George Steinbrenner, the man who purchased the Yankees in 1973, in the midst of a fallow period for the team – hadn’t won the World Series since 1962, hadn’t even gotten to the Series since 1964 – was a polarizing character who, I thought, contributed to the zooiness of the Bronx Zoo. Without looking it up, I recall him hiring and firing Billy Martin five different times, and firing Bob Lemon, not for the first time after his team had won 103 regular-season games. He was suspended by baseball twice. I was no fan of George’s, yet felt badly at the passing of such a distinctive character. The Yankees’ 5-4 comeback win over Tampa Bay Friday night seemed somehow appropriate.

Harvey Pekar’s death at the age of 70 did make me sad. The comic book writer who wrote a lot about Harvey Pekar could be self-involved and acerbic, but from the first time I read his material back in the 1980s, I related to his honesty and his struggle to try to figure it all out. I loved the movie American Splendor, and I seriously thought Paul Giamatti – son of the late baseball commissioner Bart Giamatti, BTW – was going to be nominated for an Oscar for playing Harvey. I did NOT enjoy seeing Harvey the one time I saw him on Letterman; seems that Dave treated him like a caricature for its entertainment value. Here’s an appreciation from the LA Times.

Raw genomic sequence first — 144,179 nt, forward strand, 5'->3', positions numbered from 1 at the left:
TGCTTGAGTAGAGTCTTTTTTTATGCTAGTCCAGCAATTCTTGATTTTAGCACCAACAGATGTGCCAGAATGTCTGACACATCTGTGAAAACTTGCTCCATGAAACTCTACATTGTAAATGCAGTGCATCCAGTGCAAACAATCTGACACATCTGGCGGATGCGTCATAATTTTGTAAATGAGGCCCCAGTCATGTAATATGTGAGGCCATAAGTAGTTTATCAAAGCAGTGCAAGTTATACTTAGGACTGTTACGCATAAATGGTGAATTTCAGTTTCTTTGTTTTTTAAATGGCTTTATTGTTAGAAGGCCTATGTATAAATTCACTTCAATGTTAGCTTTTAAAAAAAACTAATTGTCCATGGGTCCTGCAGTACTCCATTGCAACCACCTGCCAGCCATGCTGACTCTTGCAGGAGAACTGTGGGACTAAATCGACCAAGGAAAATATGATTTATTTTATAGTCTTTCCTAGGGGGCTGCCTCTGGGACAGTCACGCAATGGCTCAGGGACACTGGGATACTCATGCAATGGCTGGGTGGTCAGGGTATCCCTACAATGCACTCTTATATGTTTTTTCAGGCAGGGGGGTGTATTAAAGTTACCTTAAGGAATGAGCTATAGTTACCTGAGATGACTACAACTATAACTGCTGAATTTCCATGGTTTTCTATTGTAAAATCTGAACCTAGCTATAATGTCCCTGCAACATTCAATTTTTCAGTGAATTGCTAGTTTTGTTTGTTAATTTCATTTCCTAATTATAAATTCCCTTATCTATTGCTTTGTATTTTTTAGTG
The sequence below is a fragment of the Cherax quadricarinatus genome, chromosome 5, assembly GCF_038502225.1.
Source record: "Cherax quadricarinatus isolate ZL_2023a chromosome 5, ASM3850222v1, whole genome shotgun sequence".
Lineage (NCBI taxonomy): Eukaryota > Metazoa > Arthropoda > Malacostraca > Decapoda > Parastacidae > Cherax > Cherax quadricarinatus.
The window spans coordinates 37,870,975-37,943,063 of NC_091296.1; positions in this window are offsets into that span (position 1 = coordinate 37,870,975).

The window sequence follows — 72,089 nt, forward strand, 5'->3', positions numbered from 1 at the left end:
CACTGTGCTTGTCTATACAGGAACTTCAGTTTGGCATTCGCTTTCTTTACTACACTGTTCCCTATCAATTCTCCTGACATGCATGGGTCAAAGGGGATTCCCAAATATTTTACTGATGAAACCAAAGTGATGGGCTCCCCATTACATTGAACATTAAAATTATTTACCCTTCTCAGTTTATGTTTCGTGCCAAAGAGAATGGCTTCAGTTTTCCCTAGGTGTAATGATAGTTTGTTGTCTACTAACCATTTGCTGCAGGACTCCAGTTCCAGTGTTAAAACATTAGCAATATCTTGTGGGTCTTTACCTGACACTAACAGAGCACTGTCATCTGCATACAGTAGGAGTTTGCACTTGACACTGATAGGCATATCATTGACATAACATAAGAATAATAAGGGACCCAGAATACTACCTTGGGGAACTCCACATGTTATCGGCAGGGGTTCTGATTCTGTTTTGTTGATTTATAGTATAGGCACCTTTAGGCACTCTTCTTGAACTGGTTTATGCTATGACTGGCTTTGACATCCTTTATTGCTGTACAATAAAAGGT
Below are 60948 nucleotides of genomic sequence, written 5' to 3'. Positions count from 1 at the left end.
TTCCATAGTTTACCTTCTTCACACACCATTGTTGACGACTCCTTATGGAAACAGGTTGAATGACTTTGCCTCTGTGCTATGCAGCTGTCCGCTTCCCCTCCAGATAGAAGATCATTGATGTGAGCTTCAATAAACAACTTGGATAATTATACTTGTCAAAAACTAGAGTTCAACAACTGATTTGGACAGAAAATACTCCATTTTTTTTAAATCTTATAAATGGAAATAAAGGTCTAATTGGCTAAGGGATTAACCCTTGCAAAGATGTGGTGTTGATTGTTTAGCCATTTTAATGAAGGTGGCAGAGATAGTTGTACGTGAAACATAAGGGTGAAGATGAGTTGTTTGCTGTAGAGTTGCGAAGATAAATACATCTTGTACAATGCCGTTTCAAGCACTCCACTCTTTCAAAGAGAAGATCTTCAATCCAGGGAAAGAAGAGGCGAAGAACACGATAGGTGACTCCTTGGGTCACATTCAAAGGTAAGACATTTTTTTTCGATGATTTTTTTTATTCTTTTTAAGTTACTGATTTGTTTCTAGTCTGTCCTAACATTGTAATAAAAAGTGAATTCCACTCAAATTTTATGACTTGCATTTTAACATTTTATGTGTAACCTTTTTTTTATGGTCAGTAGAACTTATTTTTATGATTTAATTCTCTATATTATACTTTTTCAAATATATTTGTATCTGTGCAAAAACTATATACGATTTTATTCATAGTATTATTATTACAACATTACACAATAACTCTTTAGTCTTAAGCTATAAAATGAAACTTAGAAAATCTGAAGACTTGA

The only Jay Leno joke I’ve ever remembered: “It’s so hot [how hot is it?] that even in Cleveland, they can feel the Miami Heat.” I watched The Decision (11.2 million viewers, more than some NBC shows, and came to pretty much agree with what Jaquandor said on the LeBron James issue, though I’d argue that the Cavaliers weren’t going to win an NBA championship any time soon, even if James had stayed. The problem with The Decision – an issue even my wife, who cares nothing about basketball or most sports, tired of the spectacle – is that LJ apparently grossly misunderstood his own press clippings. The only way he could have gotten away with that staged event is if he had stayed in Cleveland.

Wow, this blogpost has a Cleveland feel: LeBron, Pekar, city native Steinbrenner. Makes me want to listen to music from The Band.

Finally, Summer Breeze by the Isley Brothers, a cover of the Seals & Crofts hit.